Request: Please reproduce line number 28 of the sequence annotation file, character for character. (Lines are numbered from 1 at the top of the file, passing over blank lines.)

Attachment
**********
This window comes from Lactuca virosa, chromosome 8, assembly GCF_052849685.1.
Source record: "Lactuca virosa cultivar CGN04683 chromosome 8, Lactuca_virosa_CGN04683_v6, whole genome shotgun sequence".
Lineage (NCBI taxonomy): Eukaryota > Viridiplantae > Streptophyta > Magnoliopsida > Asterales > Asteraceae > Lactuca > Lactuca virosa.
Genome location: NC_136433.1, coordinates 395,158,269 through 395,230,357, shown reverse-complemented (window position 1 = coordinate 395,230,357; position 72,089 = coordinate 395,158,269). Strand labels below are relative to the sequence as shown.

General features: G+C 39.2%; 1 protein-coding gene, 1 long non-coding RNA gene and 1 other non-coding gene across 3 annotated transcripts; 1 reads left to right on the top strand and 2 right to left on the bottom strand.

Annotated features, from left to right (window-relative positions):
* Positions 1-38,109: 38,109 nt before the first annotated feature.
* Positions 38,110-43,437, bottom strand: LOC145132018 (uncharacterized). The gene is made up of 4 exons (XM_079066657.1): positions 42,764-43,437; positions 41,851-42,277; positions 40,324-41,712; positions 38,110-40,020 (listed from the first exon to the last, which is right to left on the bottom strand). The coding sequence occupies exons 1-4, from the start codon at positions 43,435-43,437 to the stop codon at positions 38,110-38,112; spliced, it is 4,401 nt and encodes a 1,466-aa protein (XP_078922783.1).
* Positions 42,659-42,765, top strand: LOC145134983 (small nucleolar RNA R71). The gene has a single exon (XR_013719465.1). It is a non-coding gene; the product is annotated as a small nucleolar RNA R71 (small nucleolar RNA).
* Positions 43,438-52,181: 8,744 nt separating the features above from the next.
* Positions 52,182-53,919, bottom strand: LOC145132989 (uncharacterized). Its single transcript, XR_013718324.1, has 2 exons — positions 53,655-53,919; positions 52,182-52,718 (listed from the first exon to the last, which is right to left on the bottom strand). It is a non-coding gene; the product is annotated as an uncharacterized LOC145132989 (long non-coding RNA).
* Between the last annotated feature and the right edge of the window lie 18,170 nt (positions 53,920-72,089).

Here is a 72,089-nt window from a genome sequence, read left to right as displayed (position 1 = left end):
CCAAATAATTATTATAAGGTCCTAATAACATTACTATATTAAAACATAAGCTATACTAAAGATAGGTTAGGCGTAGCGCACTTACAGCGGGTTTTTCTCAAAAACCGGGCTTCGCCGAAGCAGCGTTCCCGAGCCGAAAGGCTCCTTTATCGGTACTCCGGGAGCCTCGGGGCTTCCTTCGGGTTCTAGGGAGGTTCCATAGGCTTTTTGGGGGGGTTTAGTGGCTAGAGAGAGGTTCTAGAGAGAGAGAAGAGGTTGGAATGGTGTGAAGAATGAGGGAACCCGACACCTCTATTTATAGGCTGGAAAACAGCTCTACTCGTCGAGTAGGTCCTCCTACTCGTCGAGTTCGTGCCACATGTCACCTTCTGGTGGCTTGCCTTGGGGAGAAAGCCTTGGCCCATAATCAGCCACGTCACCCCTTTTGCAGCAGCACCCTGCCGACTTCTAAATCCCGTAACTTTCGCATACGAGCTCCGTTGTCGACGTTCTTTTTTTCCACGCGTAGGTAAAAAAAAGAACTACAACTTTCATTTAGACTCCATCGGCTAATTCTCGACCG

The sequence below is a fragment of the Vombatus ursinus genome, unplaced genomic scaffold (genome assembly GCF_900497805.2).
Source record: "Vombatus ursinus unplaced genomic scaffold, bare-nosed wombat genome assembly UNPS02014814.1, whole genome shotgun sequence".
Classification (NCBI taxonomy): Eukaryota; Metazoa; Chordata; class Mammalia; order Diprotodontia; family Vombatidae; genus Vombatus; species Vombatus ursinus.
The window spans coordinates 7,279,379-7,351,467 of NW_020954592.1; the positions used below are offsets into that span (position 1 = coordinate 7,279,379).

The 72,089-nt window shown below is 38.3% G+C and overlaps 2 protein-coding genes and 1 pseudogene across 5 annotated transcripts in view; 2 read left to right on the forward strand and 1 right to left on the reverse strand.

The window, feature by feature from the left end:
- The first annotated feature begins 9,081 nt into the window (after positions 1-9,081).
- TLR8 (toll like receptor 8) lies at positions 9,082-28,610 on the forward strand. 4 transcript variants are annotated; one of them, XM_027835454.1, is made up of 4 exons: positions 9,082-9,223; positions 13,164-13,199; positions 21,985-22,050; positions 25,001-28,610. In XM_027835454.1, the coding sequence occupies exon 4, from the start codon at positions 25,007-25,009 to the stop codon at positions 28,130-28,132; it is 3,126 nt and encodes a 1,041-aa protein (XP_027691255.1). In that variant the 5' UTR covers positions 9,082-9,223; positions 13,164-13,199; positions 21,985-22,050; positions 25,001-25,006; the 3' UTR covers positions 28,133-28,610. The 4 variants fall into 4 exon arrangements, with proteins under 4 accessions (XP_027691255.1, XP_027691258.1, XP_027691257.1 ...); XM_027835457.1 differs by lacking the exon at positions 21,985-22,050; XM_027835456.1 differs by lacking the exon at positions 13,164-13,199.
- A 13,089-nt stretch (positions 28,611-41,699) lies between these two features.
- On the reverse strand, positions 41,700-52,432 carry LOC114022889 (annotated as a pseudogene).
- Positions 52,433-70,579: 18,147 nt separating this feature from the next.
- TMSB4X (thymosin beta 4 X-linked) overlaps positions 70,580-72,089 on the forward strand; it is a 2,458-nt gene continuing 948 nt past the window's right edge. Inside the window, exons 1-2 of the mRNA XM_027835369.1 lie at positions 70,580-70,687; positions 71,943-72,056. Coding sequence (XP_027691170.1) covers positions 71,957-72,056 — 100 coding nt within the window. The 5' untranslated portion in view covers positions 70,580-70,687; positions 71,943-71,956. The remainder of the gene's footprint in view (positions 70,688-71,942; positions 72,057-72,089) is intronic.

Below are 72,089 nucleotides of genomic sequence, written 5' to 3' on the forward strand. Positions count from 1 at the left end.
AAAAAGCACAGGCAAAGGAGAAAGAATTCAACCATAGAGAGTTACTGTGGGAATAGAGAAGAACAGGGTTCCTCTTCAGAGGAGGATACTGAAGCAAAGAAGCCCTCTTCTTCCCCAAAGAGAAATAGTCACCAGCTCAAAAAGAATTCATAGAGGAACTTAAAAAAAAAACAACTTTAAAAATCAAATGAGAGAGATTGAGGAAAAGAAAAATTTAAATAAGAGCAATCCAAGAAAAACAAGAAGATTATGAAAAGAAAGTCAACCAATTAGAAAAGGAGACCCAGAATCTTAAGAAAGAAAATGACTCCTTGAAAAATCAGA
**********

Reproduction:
AAAAAGCACAGGCAAAGGAGAAAGAATTCAACCATAGAGAGTTACTGTGGGAATAGAGAAGAACAGGGTTCCTCTTCAGAGGAGGATACTGAAGCAAAGAAGCCCTCTTCTTCCCCAAAGAGAAATAGTCACCAGCTCAAAAAGAATTCATAGAGGAACTTAAAAAAAAAACAACTTTAAAAATCAAATGAGAGAGATTGAGGAAAAGAAAAATTTAAATAAGAGCAATCCAAGAAAAACAAGAAGATTATGAAAAGAAAGTCAACCAATTAGAAAAGGAGACCCAGAATCTTAAGAAAGAAAATGACTCCTTGAAAAATCAGA